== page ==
The size of the legal services industry shrunk in November, dropping 2,400 jobs over the prior month, even as the U.S. economy overall gained 155,000 jobs and unemployment remained steady at its lowest rate in nearly half a century, the Department of Labor reported on Friday.
In its latest monthly look at employment in the U.S., the Labor Department’s Bureau of Labor Statistics showed some 1,135,700 people worked in legal services in November, a figure that includes lawyers, paralegals, legal assistants and other law-related professions. The BLS data is seasonally adjusted and provisional, meaning it could be revised in later months.
November’s dip in legal sector jobs follows two straight months of job growth. According to revised data released on Friday, the legal services industry added 1,400 jobs in September and 200 more in October.
With the 2,400 jobs lost in November, the total number of people employed in legal services drops close to 2018’s monthly lows in February and March. This November’s total is also 100 jobs fewer than in November 2017, when the industry employed 1,135,800 people, according to BLS.
The legal sector jobs report follows other, more positive employment-related developments in the industry. Specifically, associates at some law firms learned in November that they would receive a healthy annual bonus for 2018.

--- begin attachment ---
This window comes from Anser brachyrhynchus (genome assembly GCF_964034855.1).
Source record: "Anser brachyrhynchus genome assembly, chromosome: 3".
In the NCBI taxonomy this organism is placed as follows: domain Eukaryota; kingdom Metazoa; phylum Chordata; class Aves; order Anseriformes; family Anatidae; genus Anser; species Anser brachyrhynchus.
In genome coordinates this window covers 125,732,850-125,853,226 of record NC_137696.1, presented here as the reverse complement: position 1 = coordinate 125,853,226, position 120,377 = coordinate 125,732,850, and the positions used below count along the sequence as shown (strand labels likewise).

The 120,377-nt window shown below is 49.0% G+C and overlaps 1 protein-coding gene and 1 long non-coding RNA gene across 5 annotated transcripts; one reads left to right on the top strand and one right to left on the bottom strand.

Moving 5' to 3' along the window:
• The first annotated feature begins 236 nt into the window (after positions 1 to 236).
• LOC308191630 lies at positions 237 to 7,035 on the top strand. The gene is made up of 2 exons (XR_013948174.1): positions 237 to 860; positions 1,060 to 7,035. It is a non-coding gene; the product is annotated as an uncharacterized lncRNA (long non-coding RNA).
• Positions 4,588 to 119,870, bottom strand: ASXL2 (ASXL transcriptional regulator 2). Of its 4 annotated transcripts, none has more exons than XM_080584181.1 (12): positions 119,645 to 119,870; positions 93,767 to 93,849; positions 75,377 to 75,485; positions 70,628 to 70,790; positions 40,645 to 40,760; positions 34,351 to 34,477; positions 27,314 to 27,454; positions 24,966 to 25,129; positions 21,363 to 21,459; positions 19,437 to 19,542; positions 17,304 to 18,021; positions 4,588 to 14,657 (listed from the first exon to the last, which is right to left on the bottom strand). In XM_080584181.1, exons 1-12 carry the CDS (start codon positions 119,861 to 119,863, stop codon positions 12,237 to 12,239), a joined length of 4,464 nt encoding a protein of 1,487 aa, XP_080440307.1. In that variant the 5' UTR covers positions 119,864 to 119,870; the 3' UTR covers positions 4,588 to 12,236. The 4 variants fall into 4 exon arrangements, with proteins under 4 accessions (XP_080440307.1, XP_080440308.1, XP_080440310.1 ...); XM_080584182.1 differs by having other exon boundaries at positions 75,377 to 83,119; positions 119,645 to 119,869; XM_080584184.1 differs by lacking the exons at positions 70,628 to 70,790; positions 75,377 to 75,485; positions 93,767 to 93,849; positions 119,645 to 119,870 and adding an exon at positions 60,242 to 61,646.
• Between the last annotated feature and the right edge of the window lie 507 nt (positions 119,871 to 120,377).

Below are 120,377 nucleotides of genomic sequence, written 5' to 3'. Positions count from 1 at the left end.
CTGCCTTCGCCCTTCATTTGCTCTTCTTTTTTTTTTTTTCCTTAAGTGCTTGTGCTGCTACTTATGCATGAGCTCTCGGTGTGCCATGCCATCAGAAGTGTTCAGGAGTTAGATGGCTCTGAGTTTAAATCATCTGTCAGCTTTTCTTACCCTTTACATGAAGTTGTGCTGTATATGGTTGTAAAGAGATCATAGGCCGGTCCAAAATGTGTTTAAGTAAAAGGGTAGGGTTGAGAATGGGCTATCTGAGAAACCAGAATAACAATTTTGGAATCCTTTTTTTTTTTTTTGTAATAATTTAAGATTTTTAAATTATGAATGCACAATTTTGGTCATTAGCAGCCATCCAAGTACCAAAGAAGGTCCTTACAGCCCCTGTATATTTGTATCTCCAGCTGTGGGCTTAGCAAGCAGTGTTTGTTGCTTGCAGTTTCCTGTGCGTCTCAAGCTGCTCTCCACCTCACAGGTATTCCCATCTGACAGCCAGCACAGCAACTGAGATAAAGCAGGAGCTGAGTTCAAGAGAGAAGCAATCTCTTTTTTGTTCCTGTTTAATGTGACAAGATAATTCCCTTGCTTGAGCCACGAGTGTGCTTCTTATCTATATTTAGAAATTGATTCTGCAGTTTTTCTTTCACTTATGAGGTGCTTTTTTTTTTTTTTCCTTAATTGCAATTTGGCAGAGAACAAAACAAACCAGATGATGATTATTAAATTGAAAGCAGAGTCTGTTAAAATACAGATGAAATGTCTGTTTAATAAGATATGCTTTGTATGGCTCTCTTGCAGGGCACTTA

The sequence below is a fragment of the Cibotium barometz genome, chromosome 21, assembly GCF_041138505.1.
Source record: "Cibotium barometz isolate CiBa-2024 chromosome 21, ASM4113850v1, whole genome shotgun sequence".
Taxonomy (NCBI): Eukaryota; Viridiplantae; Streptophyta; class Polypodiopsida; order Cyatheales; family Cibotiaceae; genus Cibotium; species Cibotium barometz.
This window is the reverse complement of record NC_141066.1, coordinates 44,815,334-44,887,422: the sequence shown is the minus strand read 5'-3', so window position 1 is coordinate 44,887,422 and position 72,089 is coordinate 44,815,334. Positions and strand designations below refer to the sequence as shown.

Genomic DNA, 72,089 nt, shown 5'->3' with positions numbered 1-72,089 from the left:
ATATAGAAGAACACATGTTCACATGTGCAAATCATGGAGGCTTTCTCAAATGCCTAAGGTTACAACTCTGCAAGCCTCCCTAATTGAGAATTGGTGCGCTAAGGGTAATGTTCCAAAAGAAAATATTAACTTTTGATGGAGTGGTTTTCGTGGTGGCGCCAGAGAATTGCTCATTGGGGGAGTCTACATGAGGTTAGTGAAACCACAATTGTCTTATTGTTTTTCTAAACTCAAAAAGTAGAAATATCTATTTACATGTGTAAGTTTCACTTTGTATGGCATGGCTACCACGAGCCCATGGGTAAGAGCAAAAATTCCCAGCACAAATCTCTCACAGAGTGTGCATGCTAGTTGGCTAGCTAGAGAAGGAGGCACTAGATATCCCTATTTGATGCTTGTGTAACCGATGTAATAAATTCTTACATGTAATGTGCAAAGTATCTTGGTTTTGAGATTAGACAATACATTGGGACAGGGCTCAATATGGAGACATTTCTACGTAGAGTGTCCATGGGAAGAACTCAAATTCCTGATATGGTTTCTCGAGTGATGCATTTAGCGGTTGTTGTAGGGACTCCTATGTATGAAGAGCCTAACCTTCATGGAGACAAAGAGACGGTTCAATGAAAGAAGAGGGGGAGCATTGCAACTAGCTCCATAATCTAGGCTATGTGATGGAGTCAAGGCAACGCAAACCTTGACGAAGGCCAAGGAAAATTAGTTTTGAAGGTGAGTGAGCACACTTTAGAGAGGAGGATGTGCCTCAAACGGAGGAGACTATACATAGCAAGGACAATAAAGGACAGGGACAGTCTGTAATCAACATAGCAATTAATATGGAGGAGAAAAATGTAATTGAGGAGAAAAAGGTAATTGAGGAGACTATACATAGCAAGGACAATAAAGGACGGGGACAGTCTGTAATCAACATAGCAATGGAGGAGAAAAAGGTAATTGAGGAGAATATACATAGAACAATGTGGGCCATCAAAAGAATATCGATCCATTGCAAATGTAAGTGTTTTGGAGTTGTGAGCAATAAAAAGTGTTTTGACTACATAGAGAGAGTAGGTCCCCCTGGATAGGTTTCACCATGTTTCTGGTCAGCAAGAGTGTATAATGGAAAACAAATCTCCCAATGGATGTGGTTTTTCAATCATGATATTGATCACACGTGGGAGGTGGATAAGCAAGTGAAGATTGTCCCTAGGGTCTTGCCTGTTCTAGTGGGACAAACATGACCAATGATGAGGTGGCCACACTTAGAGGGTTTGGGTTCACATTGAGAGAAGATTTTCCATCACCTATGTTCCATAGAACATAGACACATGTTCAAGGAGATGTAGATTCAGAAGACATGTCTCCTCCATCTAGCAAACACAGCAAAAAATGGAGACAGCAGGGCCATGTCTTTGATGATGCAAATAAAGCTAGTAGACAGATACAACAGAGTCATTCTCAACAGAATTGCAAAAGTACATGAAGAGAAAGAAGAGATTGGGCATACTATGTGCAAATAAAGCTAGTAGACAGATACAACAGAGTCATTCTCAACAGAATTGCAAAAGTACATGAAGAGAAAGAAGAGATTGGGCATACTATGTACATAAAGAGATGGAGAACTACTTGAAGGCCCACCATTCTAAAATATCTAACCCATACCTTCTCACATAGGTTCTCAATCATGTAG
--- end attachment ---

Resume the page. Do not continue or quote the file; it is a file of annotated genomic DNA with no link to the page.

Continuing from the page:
A few days before the Thanksgiving holiday, Cravath, Swaine & Moore, as it often does, set a standard for the industry when word came that its associates would receive bonuses ranging from $15,000 to $100,000.
Several other firms swiftly matched the Cravath scale, including Paul, Weiss, Rifkind, Wharton & Garrison; Milbank, Tweed, Hadley & McCloy; Fried, Frank, Harris, Shriver & Jacobson; and Skadden, Arps, Slate, Meagher & Flom. Meanwhile, some recently launched boutique firms—such as Wilkinson Walsh + Eskovitz and Kaplan Hecker & Fink—surpassed the Cravath levels, with Kaplan Hecker offering bonuses of $25,000 to $130,000 to their associates and Wilkinson Walsh offering 150 percent of the Cravath scale, a range of $22,500 to $150,000.
Despite the lower legal sector job numbers, the U.S. economy as a whole had a more positive employment outlook in November, the labor agency reported.
The country added 155,000 jobs over last month’s total in October, according to BLS data. That figure continues a more than eight-year streak of continuous monthly job growth, but it also falls short of the 198,000 jobs that Wall Street economists reportedly expected the economy to add in November.
The national unemployment rate remained flat at 3.7 percent, staying at a historical low that hasn’t been seen since the Vietnam War era in the late-1960s, according to historical BLS data.
The unemployment and job growth numbers also came as wages ticked up in November. Employees on private, nonfarm payrolls saw their average hourly earnings increase by 6 cents, reaching $27.35 per hour. That amounts to an 81 cent wage hike over the course of 2018—an increase of 3.1 percent during that time frame, BLS said.